You ever get the sneaking suspicion feeling that you’re being followed?
That seems to be the initial fear that propels David Robert Mitchell’s new film It Follows. But this already terrifying idea comes with a hook so simple that you’ll wonder why it’s never been made into a movie before. This feeling is a curse, embodied by the form of a physical person following and trying to kill you. But this curse is passed on through the most famous of horror movie tropes: sex. When someone with the curse passes it to you, you’re it. You’re doomed unless you can pass it to someone else. But if they get killed before they can pass it on, then the curse comes back to you. Teen horror movies have long held the notion that sex will kill you (with the final survivor usually being a virgin), but in this film sex is the only means of survival.
I’ve heard a lot of people describe It Follows as a horror movie about STDs, simply because “It” gets passed along through intercourse. But after seeing the movie, I think that’s a pretty surface level reading. It might be good for getting people into the theater, but I don’t think it’s an accurate reflection of what the film is really trying to say. The movie has these reoccurring moments of build up where we wait for “It” to appear, with the camera slowly moving and the music ratcheting up until the tension is almost unbearable. That’s the film in a nutshell: it’s not about death, but rather the inevitability and anxiety of time running out.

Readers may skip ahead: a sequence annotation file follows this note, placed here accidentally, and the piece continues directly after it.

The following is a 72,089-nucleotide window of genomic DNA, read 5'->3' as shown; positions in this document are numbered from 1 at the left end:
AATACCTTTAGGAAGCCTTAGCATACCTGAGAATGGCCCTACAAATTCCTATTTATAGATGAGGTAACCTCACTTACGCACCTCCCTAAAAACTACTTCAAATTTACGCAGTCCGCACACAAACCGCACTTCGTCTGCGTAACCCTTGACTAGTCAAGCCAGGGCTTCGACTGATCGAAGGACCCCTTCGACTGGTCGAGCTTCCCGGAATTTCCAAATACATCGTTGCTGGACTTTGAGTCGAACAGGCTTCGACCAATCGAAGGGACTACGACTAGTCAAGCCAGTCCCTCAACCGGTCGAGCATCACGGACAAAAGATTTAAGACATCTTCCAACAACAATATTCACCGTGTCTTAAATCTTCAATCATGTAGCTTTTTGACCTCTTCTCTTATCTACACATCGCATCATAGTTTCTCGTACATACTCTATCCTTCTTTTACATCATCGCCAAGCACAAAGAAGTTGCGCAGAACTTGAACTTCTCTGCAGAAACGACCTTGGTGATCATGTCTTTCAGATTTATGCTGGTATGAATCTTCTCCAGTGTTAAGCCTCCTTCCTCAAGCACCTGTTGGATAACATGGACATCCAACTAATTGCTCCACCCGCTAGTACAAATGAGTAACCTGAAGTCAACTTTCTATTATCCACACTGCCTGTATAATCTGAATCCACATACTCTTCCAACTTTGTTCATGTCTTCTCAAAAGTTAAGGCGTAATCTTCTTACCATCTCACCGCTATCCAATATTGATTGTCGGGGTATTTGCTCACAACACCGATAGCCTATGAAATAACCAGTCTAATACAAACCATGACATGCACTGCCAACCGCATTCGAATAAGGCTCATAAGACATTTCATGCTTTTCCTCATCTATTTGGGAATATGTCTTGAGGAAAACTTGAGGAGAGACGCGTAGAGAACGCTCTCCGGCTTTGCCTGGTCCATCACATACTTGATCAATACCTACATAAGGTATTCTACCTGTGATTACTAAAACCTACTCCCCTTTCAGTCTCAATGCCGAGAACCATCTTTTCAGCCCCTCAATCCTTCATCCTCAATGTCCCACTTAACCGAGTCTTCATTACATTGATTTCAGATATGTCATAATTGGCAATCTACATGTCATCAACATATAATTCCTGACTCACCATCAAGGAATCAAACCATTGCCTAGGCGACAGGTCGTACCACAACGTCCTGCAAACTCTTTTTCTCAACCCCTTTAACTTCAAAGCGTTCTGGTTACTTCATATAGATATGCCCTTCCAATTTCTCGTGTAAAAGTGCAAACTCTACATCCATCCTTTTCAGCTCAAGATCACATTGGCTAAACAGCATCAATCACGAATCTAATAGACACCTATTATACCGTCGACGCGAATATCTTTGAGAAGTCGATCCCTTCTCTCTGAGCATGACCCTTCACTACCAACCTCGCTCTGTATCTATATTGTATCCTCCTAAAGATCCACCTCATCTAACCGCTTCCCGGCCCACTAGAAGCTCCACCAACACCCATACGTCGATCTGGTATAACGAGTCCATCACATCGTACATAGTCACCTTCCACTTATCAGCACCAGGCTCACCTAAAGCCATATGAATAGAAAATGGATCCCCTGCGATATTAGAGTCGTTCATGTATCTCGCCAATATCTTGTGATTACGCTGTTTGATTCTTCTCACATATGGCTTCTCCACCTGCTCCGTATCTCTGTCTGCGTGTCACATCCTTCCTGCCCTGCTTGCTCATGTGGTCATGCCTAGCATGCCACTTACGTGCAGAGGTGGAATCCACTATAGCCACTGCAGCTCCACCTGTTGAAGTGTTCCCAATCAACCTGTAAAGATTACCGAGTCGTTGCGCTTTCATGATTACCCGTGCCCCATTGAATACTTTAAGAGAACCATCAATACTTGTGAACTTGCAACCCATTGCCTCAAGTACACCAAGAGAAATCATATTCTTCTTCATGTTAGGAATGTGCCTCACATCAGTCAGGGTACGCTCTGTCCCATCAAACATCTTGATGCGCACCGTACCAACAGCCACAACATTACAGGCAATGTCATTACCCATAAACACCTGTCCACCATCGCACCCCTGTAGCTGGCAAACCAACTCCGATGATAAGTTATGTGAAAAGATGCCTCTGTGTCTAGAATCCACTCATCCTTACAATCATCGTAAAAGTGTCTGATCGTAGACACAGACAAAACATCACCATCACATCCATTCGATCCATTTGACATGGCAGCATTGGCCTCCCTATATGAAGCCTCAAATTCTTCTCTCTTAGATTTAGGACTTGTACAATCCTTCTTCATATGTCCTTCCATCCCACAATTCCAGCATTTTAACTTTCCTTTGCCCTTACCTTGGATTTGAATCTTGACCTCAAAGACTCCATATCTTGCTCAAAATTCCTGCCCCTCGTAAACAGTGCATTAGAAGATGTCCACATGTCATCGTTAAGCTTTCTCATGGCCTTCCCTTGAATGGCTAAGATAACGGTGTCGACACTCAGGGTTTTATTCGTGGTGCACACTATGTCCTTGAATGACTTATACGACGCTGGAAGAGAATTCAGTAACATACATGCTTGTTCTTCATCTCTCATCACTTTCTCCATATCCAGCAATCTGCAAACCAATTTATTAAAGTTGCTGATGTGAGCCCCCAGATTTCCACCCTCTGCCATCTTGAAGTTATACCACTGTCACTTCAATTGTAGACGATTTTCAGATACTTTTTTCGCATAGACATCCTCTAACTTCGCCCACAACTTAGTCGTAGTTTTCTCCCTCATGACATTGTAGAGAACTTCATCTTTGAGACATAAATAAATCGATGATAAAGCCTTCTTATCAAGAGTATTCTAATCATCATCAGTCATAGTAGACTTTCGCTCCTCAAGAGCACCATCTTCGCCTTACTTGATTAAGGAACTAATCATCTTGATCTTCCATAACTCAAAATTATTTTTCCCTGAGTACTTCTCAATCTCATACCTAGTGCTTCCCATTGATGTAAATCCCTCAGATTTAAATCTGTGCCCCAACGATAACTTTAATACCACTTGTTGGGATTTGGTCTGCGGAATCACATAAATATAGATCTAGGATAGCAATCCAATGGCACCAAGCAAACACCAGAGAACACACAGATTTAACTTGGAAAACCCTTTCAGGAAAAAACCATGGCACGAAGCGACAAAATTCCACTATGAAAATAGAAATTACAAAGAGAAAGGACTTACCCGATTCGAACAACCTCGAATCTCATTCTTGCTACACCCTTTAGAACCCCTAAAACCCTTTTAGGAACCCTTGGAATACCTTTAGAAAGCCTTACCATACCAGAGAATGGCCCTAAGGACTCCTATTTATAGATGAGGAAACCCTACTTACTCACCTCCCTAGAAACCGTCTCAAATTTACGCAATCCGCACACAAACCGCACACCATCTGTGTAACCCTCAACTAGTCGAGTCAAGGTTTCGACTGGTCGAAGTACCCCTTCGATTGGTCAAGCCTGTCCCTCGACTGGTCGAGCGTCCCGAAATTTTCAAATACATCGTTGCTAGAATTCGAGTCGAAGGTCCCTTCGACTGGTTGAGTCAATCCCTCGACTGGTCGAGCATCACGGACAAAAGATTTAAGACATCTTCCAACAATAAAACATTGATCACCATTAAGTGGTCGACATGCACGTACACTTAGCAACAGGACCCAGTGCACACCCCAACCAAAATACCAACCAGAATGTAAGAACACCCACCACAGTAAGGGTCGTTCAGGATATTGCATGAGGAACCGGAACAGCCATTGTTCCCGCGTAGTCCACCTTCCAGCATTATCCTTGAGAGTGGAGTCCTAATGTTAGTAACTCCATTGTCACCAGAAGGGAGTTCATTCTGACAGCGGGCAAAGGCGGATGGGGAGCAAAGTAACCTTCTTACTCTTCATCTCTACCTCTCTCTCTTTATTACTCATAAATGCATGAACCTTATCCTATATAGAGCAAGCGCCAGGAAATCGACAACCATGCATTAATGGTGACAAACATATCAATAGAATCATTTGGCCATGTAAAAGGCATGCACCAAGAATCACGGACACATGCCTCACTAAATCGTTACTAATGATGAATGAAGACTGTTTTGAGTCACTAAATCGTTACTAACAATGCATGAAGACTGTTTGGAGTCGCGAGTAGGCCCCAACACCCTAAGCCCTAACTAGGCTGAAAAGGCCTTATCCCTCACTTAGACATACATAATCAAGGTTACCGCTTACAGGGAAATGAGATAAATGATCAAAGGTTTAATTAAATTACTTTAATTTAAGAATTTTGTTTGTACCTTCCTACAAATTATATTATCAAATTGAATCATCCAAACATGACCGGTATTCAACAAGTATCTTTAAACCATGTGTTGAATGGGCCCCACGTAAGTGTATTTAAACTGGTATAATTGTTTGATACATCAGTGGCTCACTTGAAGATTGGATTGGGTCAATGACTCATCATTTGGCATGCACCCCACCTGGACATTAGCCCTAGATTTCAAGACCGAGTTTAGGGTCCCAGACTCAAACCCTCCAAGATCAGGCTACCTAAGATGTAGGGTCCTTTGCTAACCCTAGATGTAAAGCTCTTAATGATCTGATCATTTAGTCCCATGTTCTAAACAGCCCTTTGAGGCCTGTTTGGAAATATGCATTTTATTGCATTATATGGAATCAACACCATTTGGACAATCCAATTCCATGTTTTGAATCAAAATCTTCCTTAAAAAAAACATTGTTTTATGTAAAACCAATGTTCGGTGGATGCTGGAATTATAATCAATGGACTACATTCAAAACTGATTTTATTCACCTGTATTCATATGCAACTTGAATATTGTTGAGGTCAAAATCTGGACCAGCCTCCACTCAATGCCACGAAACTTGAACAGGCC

While our cast of characters ranges in age within the teenage end of the spectrum, our lead is firmly on the cusp of entering her twenties. Jay Height is already in college and wistfully reminisces about her girlhood dreams of being old enough to go out with cute guys and drive around aimlessly without parental supervision. After having the cursed passed onto her by her boyfriend Hugh, Jay spends the rest of the film trying to avoid fate and ignoring her mortality by living on borrowed time. Both her attempts to pass the curse onto someone else end up backfiring and her escapes to far away camp sites and abandoned buildings only delay “It” by so much.
But Jay isn’t the only character who’s trying to put off the inevitable. Her friends often find themselves regressing towards the comfort of childish things, talking about first kisses and the like. But a key moment comes up early in the film’s opening act. Hugh takes Jay out to a movie before passing the curse onto her, and while waiting in line they engage in a game that revolves around strangers in a crowd, and Hugh, to Jay’s surprise, picks out a little boy with his parents, with Hugh expressing envy at the thought of having one’s whole life still ahead of him. These characters aren’t just running around away from some shifting monster, but adulthood itself.
After becoming one of 2014’s most talked about films on the festival circuit, It Follows is now poised to become one of 2015’s most talked indie horror films. While I’m not sure the movie works as well as others have made it out to be, it is an effective little horror film. It’s a modern day urban legend, like a more adult take on Goosebumps or Are You Afraid of the Dark.
If you’re still on the fence, check out the trailer below. It Follows is currently in limited release, but is expanding nationwide on March 27.